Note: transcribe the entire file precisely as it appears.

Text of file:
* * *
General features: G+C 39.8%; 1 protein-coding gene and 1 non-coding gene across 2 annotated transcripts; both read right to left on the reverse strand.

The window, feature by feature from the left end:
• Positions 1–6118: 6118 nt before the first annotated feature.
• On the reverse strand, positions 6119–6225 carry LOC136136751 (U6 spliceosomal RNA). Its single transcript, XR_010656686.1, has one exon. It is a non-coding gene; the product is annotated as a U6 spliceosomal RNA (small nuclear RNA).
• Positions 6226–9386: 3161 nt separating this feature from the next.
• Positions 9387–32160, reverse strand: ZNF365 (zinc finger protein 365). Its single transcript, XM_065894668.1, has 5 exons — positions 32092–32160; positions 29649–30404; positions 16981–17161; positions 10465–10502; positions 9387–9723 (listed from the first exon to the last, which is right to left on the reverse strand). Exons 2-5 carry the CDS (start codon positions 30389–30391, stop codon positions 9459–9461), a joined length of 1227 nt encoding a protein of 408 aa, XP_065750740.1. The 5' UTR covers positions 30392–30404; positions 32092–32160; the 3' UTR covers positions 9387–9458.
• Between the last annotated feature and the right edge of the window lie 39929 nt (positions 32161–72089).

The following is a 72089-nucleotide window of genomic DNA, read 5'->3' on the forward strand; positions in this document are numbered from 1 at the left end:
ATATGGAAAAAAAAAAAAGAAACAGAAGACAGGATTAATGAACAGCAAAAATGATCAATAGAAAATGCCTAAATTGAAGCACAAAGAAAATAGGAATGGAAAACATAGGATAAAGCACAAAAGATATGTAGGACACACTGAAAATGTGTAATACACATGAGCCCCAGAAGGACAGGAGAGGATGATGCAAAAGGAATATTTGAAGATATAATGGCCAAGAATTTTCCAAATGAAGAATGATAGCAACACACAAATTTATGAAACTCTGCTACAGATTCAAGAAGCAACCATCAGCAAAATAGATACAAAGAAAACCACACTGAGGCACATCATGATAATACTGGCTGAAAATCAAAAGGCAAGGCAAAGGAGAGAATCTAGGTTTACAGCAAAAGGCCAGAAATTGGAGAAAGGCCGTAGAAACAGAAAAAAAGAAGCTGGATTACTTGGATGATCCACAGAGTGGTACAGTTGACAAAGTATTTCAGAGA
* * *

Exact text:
General features: G+C 39.8%; 1 protein-coding gene and 1 non-coding gene across 2 annotated transcripts; both read right to left on the reverse strand.

The window, feature by feature from the left end:
• Positions 1–6118: 6118 nt before the first annotated feature.
• On the reverse strand, positions 6119–6225 carry LOC136136751 (U6 spliceosomal RNA). Its single transcript, XR_010656686.1, has one exon. It is a non-coding gene; the product is annotated as a U6 spliceosomal RNA (small nuclear RNA).
• Positions 6226–9386: 3161 nt separating this feature from the next.
• Positions 9387–32160, reverse strand: ZNF365 (zinc finger protein 365). Its single transcript, XM_065894668.1, has 5 exons — positions 32092–32160; positions 29649–30404; positions 16981–17161; positions 10465–10502; positions 9387–9723 (listed from the first exon to the last, which is right to left on the reverse strand). Exons 2-5 carry the CDS (start codon positions 30389–30391, stop codon positions 9459–9461), a joined length of 1227 nt encoding a protein of 408 aa, XP_065750740.1. The 5' UTR covers positions 30392–30404; positions 32092–32160; the 3' UTR covers positions 9387–9458.
• Between the last annotated feature and the right edge of the window lie 39929 nt (positions 32161–72089).

The following is a 72089-nucleotide window of genomic DNA, read 5'->3' on the forward strand; positions in this document are numbered from 1 at the left end:
ATATGGAAAAAAAAAAAAGAAACAGAAGACAGGATTAATGAACAGCAAAAATGATCAATAGAAAATGCCTAAATTGAAGCACAAAGAAAATAGGAATGGAAAACATAGGATAAAGCACAAAAGATATGTAGGACACACTGAAAATGTGTAATACACATGAGCCCCAGAAGGACAGGAGAGGATGATGCAAAAGGAATATTTGAAGATATAATGGCCAAGAATTTTCCAAATGAAGAATGATAGCAACACACAAATTTATGAAACTCTGCTACAGATTCAAGAAGCAACCATCAGCAAAATAGATACAAAGAAAACCACACTGAGGCACATCATGATAATACTGGCTGAAAATCAAAAGGCAAGGCAAAGGAGAGAATCTAGGTTTACAGCAAAAGGCCAGAAATTGGAGAAAGGCCGTAGAAACAGAAAAAAAGAAGCTGGATTACTTGGATGATCCACAGAGTGGTACAGTTGACAAAGTATTTCAGAGA